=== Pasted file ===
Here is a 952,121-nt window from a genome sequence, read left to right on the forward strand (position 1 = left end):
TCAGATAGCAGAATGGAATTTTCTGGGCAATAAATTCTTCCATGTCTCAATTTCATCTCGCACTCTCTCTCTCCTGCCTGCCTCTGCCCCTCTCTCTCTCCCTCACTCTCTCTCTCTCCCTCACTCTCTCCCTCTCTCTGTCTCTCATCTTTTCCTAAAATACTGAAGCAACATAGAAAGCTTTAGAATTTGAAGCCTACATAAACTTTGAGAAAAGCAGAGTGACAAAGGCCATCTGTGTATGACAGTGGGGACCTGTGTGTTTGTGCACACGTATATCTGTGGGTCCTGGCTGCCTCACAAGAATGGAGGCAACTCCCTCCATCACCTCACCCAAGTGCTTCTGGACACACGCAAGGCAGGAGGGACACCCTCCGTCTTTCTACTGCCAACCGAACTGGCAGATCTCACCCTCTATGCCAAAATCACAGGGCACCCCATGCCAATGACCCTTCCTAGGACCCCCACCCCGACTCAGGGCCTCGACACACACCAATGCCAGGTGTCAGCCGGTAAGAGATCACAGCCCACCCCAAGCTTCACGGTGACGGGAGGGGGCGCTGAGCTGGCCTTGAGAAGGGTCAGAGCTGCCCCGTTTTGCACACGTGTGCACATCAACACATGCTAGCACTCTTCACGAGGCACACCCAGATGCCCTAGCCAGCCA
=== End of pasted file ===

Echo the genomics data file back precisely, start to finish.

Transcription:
Here is a 952,121-nt window from a genome sequence, read left to right on the forward strand (position 1 = left end):
TCAGATAGCAGAATGGAATTTTCTGGGCAATAAATTCTTCCATGTCTCAATTTCATCTCGCACTCTCTCTCTCCTGCCTGCCTCTGCCCCTCTCTCTCTCCCTCACTCTCTCTCTCTCCCTCACTCTCTCCCTCTCTCTGTCTCTCATCTTTTCCTAAAATACTGAAGCAACATAGAAAGCTTTAGAATTTGAAGCCTACATAAACTTTGAGAAAAGCAGAGTGACAAAGGCCATCTGTGTATGACAGTGGGGACCTGTGTGTTTGTGCACACGTATATCTGTGGGTCCTGGCTGCCTCACAAGAATGGAGGCAACTCCCTCCATCACCTCACCCAAGTGCTTCTGGACACACGCAAGGCAGGAGGGACACCCTCCGTCTTTCTACTGCCAACCGAACTGGCAGATCTCACCCTCTATGCCAAAATCACAGGGCACCCCATGCCAATGACCCTTCCTAGGACCCCCACCCCGACTCAGGGCCTCGACACACACCAATGCCAGGTGTCAGCCGGTAAGAGATCACAGCCCACCCCAAGCTTCACGGTGACGGGAGGGGGCGCTGAGCTGGCCTTGAGAAGGGTCAGAGCTGCCCCGTTTTGCACACGTGTGCACATCAACACATGCTAGCACTCTTCACGAGGCACACCCAGATGCCCTAGCCAGCCA